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Reading a Charted Design

To begin, determine the center of your chart by locating the arrows. Count from the center up to the top row of the design. Then count to the left or the right to the first symbol and start there. Each square on the chart equals one stitch on the fabric. The symbols within the squares are coded on the color key for a floss color. Usually, each symbol represents a different color. It is usually easier to work all of one color within an area at one time.

Materials Needed For Counted Cross-Stitch
FABRIC: Determine the piece size of the fabric needed by dividing the stitch count by the count of the fabric per inch. Some of the most popular counts of fabric are 6, 11, 14 and 18 threads per inch and hardanger (22 threads per inch). Most of the linens are stitched over two threads of the fabric.

Needle: A tapestry needle is the needle of choice to use for counted cross stitch, as it has a blunt end and will not split the thread of the fabric. A size 24, 25 or 26 tapestry needle will suffice for most designs.

floss: A fine quality six strand 100% cotton floss is most often used for counted cross stitch. The number of strands used depends upon the count of the fabric. Generally, use 6 strands for 6 count fabric; use 3 or 4 strands for 11 count; use 2 or 3 strands for 14 count; use 1 or 2 strands for 18 count and use 1 strand for 22 count. Backstitching uses 1/2 the number of cross stitch strands: 6ct./3, 11ct./2, 14ct./l, 18 & 22ct./l.

Other items you will find useful: A hoop or frame, scissors (small, sharp embroidery scissors), water erasable pen, line minder and a good light source.

Prepare your material: To prepare the material for stitching, machine stitch or whip stitch by hand around edges of fabric with sewing thread to prevent raveling.

Locate the center of your fabric: Measure, or fold the fabric in half two times, lengthwise and crosswise. Add at least a 4-6" border for finishing. Mark your center by creasing the folds, or by basting a temporary guide line of thread, or with a water erasable marker

Stitching the design: Place the fabric in the hoop or on a scroll frame. Carefully tighten the fabric and then tighten the screw of the hoop. To begin, thread needle (do not knot thread). Leave a short tail hanging on the back of the fabric, and work your first few stitches over this tail, to secure it. Use a two step method to cross stitch. Continue across the row to the end. When you reach the end of the row, turn and come back, crossing the first stitches as you go.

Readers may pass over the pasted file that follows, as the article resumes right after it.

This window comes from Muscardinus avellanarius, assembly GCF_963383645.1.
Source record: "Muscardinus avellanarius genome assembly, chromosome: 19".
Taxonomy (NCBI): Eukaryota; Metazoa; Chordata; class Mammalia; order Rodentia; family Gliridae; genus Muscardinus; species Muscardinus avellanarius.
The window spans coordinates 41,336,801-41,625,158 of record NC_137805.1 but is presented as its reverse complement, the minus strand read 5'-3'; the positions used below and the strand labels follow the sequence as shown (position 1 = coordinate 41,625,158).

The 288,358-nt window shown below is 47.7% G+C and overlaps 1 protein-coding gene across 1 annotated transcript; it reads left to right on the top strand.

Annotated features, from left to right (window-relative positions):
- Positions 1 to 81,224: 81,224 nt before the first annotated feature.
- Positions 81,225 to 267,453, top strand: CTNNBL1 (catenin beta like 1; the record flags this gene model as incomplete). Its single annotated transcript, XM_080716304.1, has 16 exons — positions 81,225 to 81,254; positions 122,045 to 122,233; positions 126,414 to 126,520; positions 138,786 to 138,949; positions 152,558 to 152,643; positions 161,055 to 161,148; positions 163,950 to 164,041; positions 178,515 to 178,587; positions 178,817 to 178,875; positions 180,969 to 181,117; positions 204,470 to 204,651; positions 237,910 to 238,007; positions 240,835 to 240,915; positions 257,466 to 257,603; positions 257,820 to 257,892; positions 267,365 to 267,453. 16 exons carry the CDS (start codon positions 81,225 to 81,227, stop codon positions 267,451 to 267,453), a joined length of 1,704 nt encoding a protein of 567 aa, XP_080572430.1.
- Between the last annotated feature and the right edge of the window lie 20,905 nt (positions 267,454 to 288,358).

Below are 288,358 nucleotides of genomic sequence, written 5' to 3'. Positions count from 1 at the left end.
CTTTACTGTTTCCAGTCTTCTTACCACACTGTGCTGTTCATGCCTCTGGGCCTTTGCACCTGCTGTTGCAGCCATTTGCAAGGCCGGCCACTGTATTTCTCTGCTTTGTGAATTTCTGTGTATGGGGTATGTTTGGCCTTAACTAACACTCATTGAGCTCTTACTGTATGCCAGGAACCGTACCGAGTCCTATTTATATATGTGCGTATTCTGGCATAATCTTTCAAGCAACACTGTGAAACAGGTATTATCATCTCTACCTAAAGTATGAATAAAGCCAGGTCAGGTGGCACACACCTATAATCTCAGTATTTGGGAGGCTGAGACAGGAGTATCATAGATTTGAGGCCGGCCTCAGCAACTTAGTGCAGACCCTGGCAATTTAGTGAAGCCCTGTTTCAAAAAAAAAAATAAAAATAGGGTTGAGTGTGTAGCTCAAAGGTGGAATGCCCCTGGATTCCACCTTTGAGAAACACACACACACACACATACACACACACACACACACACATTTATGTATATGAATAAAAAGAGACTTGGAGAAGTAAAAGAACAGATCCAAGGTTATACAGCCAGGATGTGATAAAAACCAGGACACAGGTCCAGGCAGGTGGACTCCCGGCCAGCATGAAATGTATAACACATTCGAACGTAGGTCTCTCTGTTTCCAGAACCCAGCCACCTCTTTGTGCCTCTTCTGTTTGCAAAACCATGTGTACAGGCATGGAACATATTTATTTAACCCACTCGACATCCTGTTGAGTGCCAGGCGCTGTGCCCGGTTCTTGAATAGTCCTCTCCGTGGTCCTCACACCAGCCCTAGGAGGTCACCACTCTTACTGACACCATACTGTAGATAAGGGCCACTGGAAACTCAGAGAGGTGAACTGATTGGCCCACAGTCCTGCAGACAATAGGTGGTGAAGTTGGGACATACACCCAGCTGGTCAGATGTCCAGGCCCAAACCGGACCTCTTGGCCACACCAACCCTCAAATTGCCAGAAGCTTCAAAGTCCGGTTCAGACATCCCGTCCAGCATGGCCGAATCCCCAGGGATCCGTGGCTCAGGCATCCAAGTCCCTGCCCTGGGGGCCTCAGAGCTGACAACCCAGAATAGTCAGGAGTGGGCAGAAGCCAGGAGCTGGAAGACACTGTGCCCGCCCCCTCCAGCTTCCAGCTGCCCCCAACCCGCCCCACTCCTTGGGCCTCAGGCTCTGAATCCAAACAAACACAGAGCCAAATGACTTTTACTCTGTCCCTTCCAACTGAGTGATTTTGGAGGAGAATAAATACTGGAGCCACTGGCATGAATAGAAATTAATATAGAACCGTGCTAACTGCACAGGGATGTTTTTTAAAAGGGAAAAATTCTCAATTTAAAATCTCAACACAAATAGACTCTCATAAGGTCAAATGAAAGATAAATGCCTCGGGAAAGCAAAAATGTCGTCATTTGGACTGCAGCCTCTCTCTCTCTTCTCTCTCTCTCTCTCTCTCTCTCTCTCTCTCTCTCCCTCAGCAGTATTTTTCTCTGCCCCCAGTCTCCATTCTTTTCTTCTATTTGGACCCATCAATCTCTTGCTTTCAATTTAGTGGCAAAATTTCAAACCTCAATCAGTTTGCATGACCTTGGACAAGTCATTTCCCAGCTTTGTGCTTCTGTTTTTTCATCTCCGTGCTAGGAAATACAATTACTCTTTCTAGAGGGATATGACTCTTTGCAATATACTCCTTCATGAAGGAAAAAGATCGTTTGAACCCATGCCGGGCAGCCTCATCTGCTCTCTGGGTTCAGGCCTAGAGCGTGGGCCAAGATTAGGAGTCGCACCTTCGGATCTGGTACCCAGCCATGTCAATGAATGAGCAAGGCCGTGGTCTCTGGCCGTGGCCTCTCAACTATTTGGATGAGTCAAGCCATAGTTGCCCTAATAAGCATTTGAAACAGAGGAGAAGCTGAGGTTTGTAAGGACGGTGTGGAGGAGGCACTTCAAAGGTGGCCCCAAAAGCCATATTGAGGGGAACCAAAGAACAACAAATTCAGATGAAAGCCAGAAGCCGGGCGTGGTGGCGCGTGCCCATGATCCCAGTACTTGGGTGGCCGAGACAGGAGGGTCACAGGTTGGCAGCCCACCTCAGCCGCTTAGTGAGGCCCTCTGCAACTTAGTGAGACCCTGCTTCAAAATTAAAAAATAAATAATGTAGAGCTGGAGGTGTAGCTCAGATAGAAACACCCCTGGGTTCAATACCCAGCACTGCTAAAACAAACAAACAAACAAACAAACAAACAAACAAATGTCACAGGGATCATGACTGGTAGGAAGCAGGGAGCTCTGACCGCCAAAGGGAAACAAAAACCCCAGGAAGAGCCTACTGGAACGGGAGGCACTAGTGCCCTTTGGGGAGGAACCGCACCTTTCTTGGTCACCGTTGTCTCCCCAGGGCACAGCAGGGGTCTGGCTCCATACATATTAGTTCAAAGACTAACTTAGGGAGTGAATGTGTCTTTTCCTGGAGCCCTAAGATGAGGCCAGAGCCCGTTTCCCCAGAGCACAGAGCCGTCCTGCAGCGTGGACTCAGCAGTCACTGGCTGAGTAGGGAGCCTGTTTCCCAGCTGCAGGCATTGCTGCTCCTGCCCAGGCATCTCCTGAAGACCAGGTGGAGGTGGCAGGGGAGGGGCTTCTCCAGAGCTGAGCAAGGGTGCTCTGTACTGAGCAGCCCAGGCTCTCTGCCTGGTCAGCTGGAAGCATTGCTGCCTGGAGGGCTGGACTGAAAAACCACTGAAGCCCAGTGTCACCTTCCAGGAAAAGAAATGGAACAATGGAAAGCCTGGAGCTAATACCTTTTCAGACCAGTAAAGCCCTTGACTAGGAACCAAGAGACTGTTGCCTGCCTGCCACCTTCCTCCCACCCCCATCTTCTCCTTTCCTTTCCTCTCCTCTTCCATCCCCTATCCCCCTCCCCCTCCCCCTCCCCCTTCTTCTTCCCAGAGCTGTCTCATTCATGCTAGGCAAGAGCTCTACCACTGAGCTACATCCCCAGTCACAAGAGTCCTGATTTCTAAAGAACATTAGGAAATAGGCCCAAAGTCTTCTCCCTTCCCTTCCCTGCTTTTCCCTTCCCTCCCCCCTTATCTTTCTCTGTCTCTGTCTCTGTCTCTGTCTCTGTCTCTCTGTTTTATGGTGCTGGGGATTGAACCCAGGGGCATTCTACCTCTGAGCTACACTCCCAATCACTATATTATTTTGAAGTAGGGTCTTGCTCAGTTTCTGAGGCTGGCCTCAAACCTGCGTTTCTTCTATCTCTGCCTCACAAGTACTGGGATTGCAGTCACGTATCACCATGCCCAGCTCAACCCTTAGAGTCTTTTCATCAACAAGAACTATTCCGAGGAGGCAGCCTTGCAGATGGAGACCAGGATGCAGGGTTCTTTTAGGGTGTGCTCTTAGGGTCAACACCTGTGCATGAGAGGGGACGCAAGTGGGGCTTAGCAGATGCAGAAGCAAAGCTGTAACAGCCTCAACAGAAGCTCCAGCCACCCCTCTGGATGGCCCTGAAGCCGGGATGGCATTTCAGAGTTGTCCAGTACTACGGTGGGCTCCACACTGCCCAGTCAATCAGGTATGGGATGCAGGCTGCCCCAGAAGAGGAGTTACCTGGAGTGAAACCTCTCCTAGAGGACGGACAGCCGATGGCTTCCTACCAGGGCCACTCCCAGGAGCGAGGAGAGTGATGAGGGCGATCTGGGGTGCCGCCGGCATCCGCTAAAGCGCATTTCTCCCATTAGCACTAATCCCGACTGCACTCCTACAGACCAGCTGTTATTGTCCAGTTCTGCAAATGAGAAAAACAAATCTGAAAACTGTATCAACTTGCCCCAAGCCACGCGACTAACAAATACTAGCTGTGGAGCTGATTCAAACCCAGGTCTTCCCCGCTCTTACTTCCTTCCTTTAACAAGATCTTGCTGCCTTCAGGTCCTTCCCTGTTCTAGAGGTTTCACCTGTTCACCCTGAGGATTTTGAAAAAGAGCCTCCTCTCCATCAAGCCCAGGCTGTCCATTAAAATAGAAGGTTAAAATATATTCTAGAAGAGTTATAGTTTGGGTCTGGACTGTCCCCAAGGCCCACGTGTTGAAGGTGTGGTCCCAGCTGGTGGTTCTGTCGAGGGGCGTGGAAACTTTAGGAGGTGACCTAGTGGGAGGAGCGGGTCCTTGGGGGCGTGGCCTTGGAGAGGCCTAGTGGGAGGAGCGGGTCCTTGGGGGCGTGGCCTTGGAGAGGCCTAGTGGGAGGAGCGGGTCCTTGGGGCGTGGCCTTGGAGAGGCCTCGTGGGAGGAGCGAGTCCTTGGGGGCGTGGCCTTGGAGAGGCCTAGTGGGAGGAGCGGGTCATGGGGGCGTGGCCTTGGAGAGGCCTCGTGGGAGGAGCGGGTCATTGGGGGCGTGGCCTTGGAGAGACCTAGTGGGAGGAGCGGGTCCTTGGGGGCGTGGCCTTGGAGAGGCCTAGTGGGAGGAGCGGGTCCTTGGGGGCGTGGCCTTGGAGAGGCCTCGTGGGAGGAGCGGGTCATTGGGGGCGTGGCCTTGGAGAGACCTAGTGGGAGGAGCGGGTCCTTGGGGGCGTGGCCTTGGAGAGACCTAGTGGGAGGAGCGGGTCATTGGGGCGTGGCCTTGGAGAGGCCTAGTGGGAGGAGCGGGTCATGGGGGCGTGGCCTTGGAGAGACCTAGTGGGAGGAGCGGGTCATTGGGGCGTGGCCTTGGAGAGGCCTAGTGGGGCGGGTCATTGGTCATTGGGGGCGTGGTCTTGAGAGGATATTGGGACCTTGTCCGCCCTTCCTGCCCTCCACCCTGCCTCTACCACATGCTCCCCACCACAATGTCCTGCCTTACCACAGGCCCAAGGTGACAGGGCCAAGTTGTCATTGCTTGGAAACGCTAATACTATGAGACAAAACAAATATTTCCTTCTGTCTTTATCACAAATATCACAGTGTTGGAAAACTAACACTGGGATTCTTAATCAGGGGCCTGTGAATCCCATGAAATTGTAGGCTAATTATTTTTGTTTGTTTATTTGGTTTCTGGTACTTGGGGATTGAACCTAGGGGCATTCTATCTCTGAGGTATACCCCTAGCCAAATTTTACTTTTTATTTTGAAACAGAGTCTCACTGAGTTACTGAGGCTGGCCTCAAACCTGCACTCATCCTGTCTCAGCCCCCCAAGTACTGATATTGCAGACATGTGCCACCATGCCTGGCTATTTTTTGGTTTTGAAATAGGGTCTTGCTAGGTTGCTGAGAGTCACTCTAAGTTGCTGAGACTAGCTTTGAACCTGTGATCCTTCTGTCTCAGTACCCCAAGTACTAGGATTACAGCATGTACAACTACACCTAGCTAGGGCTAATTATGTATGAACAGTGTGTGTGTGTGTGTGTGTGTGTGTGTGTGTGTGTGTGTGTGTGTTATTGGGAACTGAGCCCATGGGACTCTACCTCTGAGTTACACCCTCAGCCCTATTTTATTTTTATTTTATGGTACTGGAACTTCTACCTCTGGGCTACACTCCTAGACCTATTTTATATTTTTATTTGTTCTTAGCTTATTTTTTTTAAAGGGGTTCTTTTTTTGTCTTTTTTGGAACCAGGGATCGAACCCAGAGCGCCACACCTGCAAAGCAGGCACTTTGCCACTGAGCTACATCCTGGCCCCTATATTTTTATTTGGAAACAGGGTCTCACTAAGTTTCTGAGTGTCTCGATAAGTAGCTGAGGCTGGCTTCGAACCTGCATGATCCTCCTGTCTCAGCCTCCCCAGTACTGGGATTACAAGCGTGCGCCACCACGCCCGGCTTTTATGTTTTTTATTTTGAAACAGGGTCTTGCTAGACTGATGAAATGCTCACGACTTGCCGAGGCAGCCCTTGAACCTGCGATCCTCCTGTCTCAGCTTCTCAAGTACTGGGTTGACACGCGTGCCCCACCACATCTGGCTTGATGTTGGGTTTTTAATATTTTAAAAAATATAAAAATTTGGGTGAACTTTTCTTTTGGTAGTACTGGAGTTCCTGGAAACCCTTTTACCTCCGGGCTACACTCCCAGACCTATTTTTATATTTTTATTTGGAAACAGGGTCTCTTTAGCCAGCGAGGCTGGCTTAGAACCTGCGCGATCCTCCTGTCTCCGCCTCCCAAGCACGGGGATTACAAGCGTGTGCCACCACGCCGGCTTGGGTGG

Cross stitch is also called Sampler Stitch, Berlin Stitch and Point de Marque. Bring the needle up at 1 and down at 2. Continue across the row. Complete the other half of the cross by bringing the needle up at 5 and down at 6. When one color runs consecutively, all bottom halves may be worked in one direction and the top halves worked coming back.

Always cross your stitches in the same direction throughout the design. You may jump over a few stitches to get from one area to another, but never more than one inch. Never jump from one area to another over material that will remain unworked; it will show through the material to the front of the piece. To finish off a thread, run the needle under several (at least four) stitches on the back of your design, and then cut it close to the fabric on the back of the design.

Counted cross-stitch over two threads: Quite often a pattern will call for stitching a design over two threads of the fabric. This term can sometimes be misleading, as you are really stitching over a block of four squares. You must count over two threads and up two threads to keep your design in square. This technique is most often used when working with linen or linen-like fabrics.

Backstitch is also called Point de Sable. Bring the needle to the front at 1 and down at 2. Continue by coming up ahead of the next stitch. May be worked horizontally, vertically and diagonally.

To finish: Wash completed design in warm water with a mild detergent. Rinse well under cold running water. DO NOT WRING! Wringing will leave wrinkles on the fabric that will be almost impossible to get out. Iron dry while still damp with the design face down on a towel or other padded surface. copyright 2002 CDA Member Firms